The consensus diagnosis of UIP, CHP, NSIP, sarcoidosis, and other various ILD was used as the gold standard to develop the AI models in ILD subcategory classification. We created five models using image data and clinical information. First, a CNN model (model 1) using pre-trained weights from the RadImageNet19 and ViT model (model 2) based on CT images were developed. Second, machine learning models (model 3), including MLP, SVM, and XGBoost, were generated based on the clinical information. Finally, a joint CNN model (model 4) and a joint ViT model (model 5) were developed which integrated both the imaging and clinical data.

ILD subtype classification model training

We used the same optimization strategies for all classification AI models by employing the Adam optimizer with a learning rate of 0.001 and weight decay of 0.0001, except model 4 used a learning rate of 0.0001. Each model was trained with 40 epochs. We used categorical cross-entropy as the objective function.

To predict patients’ 3-year survival rate longitudinal radiological and clinical data were used to create time series models based on each time point (initial visit, year 1, year 2, year 3) with LSTM14 and Transformer13, respectively.

Three-year survival rate model training

We used the same optimization strategies for all longitudinal AI models by employing the Adam optimizer of learning rate of 0.0001 and weight decay of 0.0001. Both LSTM and the Transformer were developed in two different parameter settings. For each parameter setting, we repeated the simulation 30 times. Each simulation was trained with 100 epochs with a batch size of 64. We used categorical cross-entropy as the objective function. The top two models from each parameter setting with the best performance on the validation dataset were selected for the ensemble model. A total of four models through averaging probability for each patient were then calculated for their performance on the test dataset. The details of parameter settings were reported in later sections.

Data preprocessing

Clinical information and CT data collection

The following clinical data were collected: patients’ sex, age, lung function lab test results (FEV1, DLCO, FVC, FEV1/FVC), smoking history, occupational exposure, rheumatic disease, hypertension, lung biopsy, and the use of home oxygen. CT imaging data were collected from the study DICOM header. For missing data, we added an unknown class to each categorical variable. The LabelEncoder function in the scikit-learn package was utilized to encode these categorical data into numerical variables. The StandardScaler function in the scikit-learn package was used to normalize each feature to unit variance with the mean set as 0.

Image preprocessing

First, all CT scans were resampled to an isotropic voxel. Next, we generated lung regions for each image in each study. This was achieved by applying a threshold of -400HU to each CT slice to effectively convert the CT image into a binary image consisting of two densities—air and not air. The “not air” periphery of the binary image was removed, and the two largest “air” regions were kept. The binary mask was then used on the input raw CT image to separate the lung regions. After lung segmentation, a standard lung window (width = 1500HU and level = -400HU) was used to normalize pixel intensities between 0 and 255 for each segmented lung CT slice. GE Centricity Universal Viewer 6.0 was used to review the CT studies. Preprocessed images were used to develop CT-based models in Tensorflow (2.4.0).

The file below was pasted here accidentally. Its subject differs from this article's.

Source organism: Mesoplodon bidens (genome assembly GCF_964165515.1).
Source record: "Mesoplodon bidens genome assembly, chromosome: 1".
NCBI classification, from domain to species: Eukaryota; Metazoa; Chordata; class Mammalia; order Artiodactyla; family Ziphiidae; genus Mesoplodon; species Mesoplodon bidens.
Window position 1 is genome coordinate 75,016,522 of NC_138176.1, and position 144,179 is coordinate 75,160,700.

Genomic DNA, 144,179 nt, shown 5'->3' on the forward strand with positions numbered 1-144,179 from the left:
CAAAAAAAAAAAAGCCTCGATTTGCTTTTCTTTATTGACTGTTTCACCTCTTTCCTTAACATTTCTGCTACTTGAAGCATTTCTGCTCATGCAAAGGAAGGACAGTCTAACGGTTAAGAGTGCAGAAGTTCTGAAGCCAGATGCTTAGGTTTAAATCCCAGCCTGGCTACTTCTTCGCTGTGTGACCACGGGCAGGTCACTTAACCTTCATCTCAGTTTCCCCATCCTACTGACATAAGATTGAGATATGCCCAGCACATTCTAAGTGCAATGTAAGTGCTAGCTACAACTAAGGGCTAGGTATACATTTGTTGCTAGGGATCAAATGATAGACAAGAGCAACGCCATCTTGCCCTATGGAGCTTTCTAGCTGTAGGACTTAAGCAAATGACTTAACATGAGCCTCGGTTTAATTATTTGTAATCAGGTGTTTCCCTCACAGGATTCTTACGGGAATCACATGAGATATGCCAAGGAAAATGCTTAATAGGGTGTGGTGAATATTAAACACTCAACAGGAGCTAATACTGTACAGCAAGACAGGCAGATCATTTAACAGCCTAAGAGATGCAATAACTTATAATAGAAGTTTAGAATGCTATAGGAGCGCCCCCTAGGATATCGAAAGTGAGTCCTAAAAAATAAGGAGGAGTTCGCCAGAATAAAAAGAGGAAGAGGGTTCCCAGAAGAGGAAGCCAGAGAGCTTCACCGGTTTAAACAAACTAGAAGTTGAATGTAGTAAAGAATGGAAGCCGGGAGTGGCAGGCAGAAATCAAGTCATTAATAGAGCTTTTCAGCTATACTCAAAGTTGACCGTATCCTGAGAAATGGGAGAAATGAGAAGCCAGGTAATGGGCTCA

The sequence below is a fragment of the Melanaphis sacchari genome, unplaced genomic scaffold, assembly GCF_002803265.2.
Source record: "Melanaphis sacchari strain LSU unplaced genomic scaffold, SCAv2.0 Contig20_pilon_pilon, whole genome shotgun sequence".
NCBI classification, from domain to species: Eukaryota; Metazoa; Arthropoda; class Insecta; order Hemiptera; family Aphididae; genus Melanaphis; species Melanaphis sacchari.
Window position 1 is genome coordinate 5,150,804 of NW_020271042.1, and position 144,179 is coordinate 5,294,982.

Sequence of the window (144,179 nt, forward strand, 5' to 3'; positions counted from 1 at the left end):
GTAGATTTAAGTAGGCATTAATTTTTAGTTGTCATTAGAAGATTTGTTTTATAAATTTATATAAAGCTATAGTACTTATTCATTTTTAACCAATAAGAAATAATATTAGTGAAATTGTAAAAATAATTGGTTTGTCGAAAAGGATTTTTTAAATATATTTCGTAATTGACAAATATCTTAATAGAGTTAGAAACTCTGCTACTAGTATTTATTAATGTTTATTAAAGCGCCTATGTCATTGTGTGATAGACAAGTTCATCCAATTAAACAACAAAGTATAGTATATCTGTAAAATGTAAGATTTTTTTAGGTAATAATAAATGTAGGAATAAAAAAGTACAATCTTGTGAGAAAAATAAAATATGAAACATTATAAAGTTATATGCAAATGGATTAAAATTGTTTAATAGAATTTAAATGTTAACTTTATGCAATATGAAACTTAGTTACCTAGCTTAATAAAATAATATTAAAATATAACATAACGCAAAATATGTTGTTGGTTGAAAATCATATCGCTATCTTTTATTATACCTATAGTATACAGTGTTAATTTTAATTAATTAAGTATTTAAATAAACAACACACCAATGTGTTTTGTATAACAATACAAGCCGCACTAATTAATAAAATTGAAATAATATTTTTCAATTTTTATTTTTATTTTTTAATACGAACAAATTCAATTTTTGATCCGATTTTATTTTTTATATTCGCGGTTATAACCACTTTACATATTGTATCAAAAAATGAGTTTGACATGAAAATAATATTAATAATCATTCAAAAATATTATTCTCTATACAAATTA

CT-based convolutional neural network model (model 1)

We designed a CT-based convolutional neural network model to diagnose ILD using the CT images. This CT-based CNN model was built via transfer learning using pre-trained weights from a RadImageNet convolutional neural network Inception-ResNet-V2 (IRV2)19,20,21. We froze all layers from the pre-trained model and only trained the top10 layers that incorporated high-level features. An average pooling layer and the last dense classifier layers were followed by the last convolutional layer. Using a RadImageNet pre-trained model provided a better starting point than an ImageNet model as the RadImageNet database contains CT lung images and therefore shares higher similarity with the target data.

CT-based vision Transformer model (model 2)

We trained a CT-based vision Transformer model. ViT model was developed to transfer the success of the self-attention mechanism on NLP tasks into imaging applications9. Our ViT model first split the input image into 10 patches and encoded each embedded patch into a self-attention based deep neural network. Then, two fully connected layers with 2048 and 1024 nodes and the final prediction layer were followed by the encoded embedding layers.

Machine learning model (model 3)

To classify ILD subtypes based on clinical information, we applied MLP, SVM, and XGBoost classifiers to build machine learning models. We evaluated the performance of these three classifiers on the validation dataset (Supplementary Fig 5). We fine-tuned the model’s hyperparameters on the training and validation dataset and evaluated the best model on the test dataset. For the SVM classifier, we assessed the ‘C’ and kernel type. For the XGBoost classifier, the learning rate and several iterations were tuned. For MLP, we assessed the number of hidden nodes in each layer, the learning rate, activation method, and solver for weight optimization. After the hyperparameter optimization, the two-layer MLP model with 64 and 32 nodes was selected because it achieved the highest AUC score on the validation dataset.